Black Friday isn’t until Nov. 25, but with each day that passes, we’re getting a clearer picture of what the shopping bonanza — or, to some, mayhem — will look like. Here’s what to expect from Black Friday 2016 based on the opinions of experts and the ads that have leaked so far.
Pass a plate of savings on electronics
For Black Friday 2016, retailers will go back to deals that have worked in the past, says Puneet Manchanda, a professor of marketing at the University of Michigan. That means their bread and butter: electronics.
The front page of Dell’s Black Friday ad is plastered with online doorbusters, including an Xbox One S 500GB Battlefield 1 Bundle for $249.99 and an Inspiron 11 3000 laptop for $99.99. Also, online, Amazon recently launched its Countdown to Black Friday Deals. The site has been featuring new deals as often as every five minutes in the month leading up to Black Friday, including discounts on televisions. A one-day-only deal from the online marketplace on Nov. 1 featured a 55-inch LG Electronics Smart OLED TV for $999.99.
Eat up online Thanksgiving doorbusters
Black Friday doorbusters were once the prize for braving the cold, fighting the crowds and staking a spot in line — but things have gotten much easier. This year, you won’t necessarily have to leave home to get a doorbuster.
Many big-box stores plan to post online deals on Thanksgiving Day, and shoppers are ready for them. Some 35% of Americans say they would shop online at the Thanksgiving table to ensure they get a good deal, according to a holiday survey by PayPal.
Online deals at both Sam’s Club and Office Depot will start at 12:01 a.m. Eastern time on Thanksgiving, which falls on Nov. 24. Kohl’s will make some of its deals available online beginning Monday, Nov. 21.
“One really big thing this year is we’re seeing more free shipping than ever online,” says Charles R. Taylor, a marketing professor at Villanova School of Business. “I think a big part of the reason for this is Amazon has Prime, and to compete with Amazon, the retailers really feel like they have to offer free shipping during this season.”
Both Best Buy and Target are offering free shipping during the holidays with no minimum purchase amount.
Be ready for a beefed-up Black Friday
Despite online Thanksgiving Day deals from some, major retailers like Sam’s Club, Staples, Costco, Cabela’s and Office Depot are staying closed on Thanksgiving, possibly returning some of Black Friday’s in-store luster to its Friday time slot. In fact, Black Friday itself is expected be the busiest shopping day of the 2016 holiday season, according to a predictive report by analytic company ShopperTrak.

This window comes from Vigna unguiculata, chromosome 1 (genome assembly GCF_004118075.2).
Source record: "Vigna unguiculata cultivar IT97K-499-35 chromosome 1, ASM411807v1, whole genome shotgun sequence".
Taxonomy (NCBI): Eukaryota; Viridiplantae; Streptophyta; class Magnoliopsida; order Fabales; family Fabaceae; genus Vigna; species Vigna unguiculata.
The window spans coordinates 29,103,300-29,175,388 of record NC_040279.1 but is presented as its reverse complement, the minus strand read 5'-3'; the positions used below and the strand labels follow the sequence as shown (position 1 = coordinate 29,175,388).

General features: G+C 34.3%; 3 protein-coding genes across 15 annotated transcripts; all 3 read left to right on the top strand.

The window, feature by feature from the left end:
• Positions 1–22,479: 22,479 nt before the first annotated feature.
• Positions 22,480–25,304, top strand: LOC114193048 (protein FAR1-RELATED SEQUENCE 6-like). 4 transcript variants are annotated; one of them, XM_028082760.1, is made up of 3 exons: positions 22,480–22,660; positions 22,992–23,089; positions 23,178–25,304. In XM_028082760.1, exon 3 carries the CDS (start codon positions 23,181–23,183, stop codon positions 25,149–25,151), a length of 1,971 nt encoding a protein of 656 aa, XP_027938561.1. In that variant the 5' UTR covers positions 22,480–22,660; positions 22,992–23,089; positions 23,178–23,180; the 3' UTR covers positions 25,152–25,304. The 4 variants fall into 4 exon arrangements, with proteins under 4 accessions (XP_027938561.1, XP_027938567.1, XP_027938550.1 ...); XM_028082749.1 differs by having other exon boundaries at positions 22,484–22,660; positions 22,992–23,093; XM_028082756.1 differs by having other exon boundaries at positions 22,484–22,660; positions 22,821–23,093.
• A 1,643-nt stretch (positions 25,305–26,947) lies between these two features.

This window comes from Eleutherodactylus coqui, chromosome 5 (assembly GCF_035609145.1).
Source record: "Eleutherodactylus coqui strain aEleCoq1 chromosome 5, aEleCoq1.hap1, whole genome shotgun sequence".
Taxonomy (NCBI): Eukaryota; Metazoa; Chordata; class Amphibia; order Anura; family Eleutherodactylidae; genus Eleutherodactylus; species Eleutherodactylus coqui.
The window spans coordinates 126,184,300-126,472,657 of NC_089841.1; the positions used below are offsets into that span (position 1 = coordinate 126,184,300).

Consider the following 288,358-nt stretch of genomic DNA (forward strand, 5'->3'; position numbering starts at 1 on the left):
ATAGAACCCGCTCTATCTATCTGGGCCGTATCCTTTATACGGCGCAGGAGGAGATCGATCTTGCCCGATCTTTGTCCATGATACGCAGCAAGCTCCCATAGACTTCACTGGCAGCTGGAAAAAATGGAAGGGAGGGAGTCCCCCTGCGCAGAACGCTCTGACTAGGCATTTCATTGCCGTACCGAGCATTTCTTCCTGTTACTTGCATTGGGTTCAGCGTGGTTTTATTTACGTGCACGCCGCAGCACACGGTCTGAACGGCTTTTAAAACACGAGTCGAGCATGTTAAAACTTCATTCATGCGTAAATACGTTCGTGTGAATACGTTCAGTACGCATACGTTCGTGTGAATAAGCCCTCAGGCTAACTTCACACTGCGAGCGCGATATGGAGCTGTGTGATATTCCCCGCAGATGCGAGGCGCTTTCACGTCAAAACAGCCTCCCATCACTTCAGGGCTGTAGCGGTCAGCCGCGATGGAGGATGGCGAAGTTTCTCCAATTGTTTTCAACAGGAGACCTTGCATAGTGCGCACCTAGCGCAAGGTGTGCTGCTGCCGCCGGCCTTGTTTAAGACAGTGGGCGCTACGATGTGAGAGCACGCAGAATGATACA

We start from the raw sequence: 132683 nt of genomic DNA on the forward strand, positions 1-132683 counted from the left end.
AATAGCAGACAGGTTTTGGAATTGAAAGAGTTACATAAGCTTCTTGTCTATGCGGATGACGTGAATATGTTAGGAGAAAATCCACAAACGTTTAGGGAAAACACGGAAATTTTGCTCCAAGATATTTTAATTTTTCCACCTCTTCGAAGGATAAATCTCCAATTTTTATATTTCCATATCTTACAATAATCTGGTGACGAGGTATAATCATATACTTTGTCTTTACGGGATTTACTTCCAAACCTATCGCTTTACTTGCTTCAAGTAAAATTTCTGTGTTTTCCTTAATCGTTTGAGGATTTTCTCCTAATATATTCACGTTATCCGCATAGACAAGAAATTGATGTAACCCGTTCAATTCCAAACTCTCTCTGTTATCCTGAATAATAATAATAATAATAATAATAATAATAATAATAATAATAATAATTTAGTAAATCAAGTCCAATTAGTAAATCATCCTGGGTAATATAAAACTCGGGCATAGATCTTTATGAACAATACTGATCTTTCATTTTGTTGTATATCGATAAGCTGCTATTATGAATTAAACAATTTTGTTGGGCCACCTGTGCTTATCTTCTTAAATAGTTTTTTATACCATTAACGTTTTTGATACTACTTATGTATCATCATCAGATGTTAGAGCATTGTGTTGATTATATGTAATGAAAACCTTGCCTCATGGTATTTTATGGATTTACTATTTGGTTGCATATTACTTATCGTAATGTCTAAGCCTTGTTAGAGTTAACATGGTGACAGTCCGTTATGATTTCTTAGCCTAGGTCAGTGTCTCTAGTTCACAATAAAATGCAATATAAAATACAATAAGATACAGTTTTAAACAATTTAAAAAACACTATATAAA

“Some of the retailers are beginning to back off on Thursday,” says Deborah Fowler, professor of retail management at Texas Tech University. “I think a lot of it is backlash from consumers, and I’m sure it’s from employees, too. But I think some of them are reconsidering it because their sales probably did not justify the extra time they had their employees in the stores.”
But not everyone is opting out. J.C. Penney is opening at 3 p.m. on Thanksgiving Day, Macy’s at 5 p.m. and Kohl’s at 6 p.m.
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Devour deals beyond Nov. 25
Thanksgiving and Black Friday aren’t the only days for holiday sales. Some stores already started pre-Black Friday sales on Nov. 1. “We don’t have a focal point of Black Friday anymore,” Manchanda says. “Now it’s essentially from the beginning of November all the way to Cyber Monday.”
Many retailers will follow up Black Friday with Cyber Monday sales on Nov. 28, and some promotions extend into December. Sales in Amazon’s Black Friday Deals Store run all the way through Dec. 22.
Taylor says retailers would be well advised to continue their promotions even after Black Friday. “The hope is always that you’re attracting people with the great deals, but then they buy some other things at a more regular price at the same time,” he says.
Take everything with a grain of salt
There will be legitimate bargains on Black Friday, and the day is an annual tradition for many shoppers, but don’t lose sight of the purpose of these events: for retailers to promote holiday spending.
It’s easy to get swept up in the frenzy and leave with more than you bargained for. Fowler recommends asking yourself, “Would I have bought that otherwise?”
“If the answer is no,” she says, “you’re a great retail customer, but not really a savvy shopper.”
This article was written by NerdWallet and was originally published by USA Today.